LEJOG40: Dufton to Alston

Today was all about getting up and over Cross Fell. The weather was similar to the previous day – gorgeous – which meant I had nothing to worry about once I was up there. It would make a complete contrast from the wind, rain and mist of Great Shunner Fell only a few days before. This wasn’t pointless rambling across random fields, this was getting up high and bagging a peak.

I was pretty quickly ascending back up the hills. I think it took about 90 mins to get to Green Fell, the start of the ridge that led to Cross Fell. It was a completely knackering experience with a million fake summits that revealed another summit once reached. On the way I bumped into the group of scots I had last seen at the Langdale Hotel.

They were making steady progress and were stopping at the village before my final destination. I was a bit jealous of their more lesiurely pace and social atmosphere, and promised myself that if I ever do a long distance path again I’ll not try to pile on the miles.

It’s OK, if not essential, for LEJOG to keep moving, but a regular path should be savoured, otherwise you could be walking anywhere and you’re missing soaking in it’s unique characteristics. This sounds really obvious but it’s easy to become over-focused on mile-eating when you’re at the coal face.

I made my way over the ridges to Cross Fell. The views were ok but not fantastic-there wasn’t much to actually see apart from the peaks the Penine way way was traversing and a series of hills far away to the west. However this didn’t detract from the subtle elation that comes from being up high. I was happy to be there.

Coming down from Cross Fell I was confronted by a wide sweep of hilly moors. It felt like it took ages to get to Garigill, but this was as much due to my impatience. I was staying at Jenna’s in Gateshead that night and having a rest day there tomorrow (Sunday), and I was understandably looking forward to the end of the day.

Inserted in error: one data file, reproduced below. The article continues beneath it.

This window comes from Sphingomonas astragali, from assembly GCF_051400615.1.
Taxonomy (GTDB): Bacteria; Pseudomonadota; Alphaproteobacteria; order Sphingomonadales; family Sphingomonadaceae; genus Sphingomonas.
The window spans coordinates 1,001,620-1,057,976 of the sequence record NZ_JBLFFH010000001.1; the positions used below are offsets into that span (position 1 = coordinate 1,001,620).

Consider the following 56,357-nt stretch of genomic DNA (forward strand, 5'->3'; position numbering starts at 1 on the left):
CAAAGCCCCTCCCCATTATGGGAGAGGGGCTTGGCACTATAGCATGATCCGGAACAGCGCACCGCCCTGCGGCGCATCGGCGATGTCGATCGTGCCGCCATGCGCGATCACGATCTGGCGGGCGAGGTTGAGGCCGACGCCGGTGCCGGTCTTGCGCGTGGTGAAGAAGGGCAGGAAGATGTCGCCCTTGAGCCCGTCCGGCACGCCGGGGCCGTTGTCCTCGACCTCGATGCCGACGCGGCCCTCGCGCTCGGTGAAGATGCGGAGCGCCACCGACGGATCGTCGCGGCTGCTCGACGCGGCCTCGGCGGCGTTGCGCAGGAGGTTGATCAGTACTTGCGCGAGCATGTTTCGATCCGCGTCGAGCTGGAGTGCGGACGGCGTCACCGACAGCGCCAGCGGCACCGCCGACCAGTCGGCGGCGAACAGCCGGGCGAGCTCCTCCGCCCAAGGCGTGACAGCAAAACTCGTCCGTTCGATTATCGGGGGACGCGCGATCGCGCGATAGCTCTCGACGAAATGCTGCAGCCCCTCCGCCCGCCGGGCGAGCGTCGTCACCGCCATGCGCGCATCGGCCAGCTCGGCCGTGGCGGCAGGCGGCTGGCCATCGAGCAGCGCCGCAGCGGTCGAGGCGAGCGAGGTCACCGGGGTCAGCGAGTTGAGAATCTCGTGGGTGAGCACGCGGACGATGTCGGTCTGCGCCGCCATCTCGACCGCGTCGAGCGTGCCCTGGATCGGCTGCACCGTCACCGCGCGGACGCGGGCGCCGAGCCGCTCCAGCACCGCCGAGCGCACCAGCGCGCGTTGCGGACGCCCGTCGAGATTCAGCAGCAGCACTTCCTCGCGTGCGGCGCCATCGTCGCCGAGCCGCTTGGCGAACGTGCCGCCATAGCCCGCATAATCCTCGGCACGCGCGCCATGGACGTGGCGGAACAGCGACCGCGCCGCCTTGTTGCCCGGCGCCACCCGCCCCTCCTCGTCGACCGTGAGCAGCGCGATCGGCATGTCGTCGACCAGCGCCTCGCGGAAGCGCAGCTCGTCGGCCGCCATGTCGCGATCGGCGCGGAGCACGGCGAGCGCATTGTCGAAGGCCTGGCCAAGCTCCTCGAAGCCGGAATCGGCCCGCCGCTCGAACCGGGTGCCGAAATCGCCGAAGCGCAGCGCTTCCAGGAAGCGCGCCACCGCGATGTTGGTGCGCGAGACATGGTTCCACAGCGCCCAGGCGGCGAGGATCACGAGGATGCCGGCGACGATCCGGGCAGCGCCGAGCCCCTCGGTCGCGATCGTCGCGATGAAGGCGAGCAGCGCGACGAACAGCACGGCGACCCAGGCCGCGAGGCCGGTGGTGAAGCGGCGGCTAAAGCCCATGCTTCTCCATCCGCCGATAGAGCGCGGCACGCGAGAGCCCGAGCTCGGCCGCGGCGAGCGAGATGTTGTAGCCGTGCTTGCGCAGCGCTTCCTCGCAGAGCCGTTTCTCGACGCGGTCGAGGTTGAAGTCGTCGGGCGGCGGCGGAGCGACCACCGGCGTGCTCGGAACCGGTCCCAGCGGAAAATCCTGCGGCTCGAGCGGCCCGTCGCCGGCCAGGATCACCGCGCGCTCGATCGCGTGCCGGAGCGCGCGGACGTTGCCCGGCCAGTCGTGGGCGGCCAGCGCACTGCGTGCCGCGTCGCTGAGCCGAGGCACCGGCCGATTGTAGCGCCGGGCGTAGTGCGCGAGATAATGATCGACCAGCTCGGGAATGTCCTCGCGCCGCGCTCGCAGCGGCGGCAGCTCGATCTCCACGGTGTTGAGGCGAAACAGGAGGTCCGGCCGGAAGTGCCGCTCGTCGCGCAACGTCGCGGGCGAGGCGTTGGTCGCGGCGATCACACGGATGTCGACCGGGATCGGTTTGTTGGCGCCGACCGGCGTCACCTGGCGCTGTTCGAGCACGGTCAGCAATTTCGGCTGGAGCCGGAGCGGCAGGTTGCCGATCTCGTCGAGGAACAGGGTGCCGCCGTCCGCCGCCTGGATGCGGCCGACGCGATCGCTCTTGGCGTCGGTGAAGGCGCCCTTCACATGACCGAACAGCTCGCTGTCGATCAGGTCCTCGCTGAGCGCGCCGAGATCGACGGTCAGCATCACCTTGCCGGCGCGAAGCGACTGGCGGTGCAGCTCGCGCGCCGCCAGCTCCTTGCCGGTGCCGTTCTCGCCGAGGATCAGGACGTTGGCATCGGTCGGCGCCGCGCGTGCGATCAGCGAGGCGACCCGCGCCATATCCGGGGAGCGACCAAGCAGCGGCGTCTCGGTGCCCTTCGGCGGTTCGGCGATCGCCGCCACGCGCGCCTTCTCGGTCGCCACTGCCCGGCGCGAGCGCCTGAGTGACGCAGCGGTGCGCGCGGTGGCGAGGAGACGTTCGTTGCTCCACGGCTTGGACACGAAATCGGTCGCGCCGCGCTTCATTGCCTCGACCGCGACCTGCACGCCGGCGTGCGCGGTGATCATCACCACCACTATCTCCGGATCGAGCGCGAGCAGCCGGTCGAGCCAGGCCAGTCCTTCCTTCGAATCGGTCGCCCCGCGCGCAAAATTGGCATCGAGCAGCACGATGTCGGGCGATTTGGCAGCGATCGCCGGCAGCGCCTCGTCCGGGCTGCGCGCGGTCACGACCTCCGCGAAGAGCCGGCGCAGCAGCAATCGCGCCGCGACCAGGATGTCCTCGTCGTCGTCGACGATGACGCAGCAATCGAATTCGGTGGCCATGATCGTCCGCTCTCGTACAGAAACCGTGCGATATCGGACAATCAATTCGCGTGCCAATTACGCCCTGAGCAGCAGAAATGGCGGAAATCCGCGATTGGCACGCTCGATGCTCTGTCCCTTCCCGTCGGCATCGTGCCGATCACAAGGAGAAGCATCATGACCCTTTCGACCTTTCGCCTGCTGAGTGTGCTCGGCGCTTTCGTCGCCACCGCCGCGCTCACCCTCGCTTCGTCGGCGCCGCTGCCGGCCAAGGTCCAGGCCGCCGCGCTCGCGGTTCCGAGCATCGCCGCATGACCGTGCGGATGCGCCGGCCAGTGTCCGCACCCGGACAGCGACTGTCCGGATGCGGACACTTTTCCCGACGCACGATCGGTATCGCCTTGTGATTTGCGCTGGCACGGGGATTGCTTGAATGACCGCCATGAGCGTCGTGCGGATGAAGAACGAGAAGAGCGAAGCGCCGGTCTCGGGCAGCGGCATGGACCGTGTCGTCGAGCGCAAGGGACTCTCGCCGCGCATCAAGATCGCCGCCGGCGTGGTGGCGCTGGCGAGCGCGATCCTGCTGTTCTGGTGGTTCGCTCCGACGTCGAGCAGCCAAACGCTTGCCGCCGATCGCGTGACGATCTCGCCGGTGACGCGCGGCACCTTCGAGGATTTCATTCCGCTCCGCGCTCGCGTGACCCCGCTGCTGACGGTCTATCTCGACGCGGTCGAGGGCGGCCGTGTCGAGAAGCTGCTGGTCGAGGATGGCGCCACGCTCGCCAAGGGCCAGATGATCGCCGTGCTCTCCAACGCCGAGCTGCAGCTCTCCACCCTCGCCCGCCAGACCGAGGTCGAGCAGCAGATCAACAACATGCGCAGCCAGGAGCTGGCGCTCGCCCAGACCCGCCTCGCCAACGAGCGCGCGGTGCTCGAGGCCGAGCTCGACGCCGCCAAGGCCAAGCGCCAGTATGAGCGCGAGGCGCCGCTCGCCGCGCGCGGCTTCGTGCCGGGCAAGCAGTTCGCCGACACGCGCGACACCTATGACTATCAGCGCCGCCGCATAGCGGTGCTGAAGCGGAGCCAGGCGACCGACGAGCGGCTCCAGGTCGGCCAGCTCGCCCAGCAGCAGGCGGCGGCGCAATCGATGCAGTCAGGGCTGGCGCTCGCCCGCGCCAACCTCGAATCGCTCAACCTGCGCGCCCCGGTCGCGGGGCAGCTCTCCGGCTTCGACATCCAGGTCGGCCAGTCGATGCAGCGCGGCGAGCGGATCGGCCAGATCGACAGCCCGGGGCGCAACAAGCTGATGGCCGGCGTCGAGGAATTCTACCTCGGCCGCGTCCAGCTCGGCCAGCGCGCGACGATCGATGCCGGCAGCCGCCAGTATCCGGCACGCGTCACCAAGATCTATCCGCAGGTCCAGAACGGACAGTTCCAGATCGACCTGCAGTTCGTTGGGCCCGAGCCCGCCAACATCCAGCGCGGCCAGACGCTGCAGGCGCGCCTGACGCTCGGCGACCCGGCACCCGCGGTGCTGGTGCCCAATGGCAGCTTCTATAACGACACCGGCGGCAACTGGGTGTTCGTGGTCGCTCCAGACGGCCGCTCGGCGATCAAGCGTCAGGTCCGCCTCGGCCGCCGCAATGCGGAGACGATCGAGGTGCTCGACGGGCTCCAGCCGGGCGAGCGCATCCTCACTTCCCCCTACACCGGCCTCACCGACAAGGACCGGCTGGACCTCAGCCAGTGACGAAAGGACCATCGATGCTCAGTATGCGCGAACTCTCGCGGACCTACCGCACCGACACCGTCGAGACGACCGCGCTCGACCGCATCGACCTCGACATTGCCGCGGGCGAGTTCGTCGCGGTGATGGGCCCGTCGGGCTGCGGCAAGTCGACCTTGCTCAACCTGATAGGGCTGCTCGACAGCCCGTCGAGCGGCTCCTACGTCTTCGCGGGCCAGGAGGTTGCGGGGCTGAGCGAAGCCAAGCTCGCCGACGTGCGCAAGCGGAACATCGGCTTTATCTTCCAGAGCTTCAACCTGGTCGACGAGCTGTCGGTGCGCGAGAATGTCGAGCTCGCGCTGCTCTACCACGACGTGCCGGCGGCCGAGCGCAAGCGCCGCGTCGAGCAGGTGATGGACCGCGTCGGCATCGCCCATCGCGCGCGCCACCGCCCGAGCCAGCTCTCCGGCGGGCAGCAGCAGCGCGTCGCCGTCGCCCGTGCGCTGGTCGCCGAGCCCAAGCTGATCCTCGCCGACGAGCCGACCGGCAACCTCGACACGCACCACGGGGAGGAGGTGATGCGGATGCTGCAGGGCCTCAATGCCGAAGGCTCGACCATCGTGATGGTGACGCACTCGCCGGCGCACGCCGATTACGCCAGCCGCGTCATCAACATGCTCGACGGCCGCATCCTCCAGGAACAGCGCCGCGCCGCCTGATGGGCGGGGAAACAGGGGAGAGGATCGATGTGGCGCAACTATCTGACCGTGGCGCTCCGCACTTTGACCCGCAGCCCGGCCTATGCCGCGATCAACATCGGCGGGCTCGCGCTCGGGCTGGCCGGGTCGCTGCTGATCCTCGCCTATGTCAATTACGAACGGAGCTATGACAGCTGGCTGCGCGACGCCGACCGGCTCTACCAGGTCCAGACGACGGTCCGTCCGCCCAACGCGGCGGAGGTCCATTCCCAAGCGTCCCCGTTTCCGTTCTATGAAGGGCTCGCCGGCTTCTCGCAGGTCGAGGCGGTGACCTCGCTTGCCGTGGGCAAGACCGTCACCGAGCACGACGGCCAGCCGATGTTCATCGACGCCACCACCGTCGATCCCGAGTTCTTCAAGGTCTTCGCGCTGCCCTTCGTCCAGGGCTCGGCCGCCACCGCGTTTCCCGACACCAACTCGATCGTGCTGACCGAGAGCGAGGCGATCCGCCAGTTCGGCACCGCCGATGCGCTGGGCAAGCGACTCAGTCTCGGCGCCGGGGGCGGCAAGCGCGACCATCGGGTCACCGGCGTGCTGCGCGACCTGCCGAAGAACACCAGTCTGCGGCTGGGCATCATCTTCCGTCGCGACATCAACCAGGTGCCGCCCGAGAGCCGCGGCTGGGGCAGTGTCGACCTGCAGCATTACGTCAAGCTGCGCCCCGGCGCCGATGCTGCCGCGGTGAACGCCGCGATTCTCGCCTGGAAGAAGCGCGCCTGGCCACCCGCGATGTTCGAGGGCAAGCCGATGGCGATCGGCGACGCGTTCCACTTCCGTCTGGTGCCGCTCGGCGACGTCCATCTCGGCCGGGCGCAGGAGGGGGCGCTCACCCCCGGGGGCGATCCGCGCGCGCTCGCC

The highlight of the descent was popping into a Mountain bothy for an afternoon snack. Although the weather was incredibly sunny it was also very windy up there and the shelter provided was much appreciated. It felt much calmer inside this still little white washed shack than outside in the violence of the wind. It seemed like such a brilliant idea-a little building that you could stay in for free when fell walking. I paid for membership of the mountain bothies association as part of my preparation and I will see about using this much more extensively in the future.

I finally made it to Gargill and flat land. I popped inside the local pub for a coke (honest) and had a chat with the locals about my quest.

They were all suitably impressed but one was a bit dismissive of how long it had taken me so far that day. I let him feel how heavy my bag was and he quickly changed his opinion.

The final stretch of 3-4 miles of river walking should have been pretty, simple and easy. It was for the main part, but then only 1 or

2 kilometers from Alston I misread my map (due mainly to my impatience) and ended up scrabbling around on faint and regularly disappearing paths on a small but steep wooded bank. It was almost an hours worth of beng squashed between trees and barbed wire with a variety of twigs constanty catching on my massive back-pack. This significantly slowed my speed down and stopped me getting to Alston until 5pm which meant I missed perusing both the outdoors shop and the second-hand cool antique-y shop. The former was irritating but only because of my obsession with these shops-it wasnt a great loss in reality. The latter was a real loss because I could tell from peering through the windows that there were some seriously cool stuff in there. Not that I could have bought anythig obviously, but these shops are each unique and draw on the communities around them to source the coolest bric-a-brac. I think that experiencing them is as worthwhile and spiritually uplifting as experiencing the landscape. In fact I would love to produce a guide to the best antique-y shops in the country. Any takers? Please! Maybe this could be my next challenge?

My ride from Alston to Gateshead was courtesy of Michael, a very kind friend of Jenna’s, who has a really nice convertable sports car. On the way back with the wind in my hair I was slowly being convinced that you could experience the landscape in a meaningful way in a car, as long as it was a cool one. I wondered whether this fact could form the basis of my next challange-maybe driving LEJOG via the most scenic route possible? Then I remembered that a far more real and immediate challenge would be learning to drive. Yeah, maybe I should be focusing on these much more practical things when I get back…


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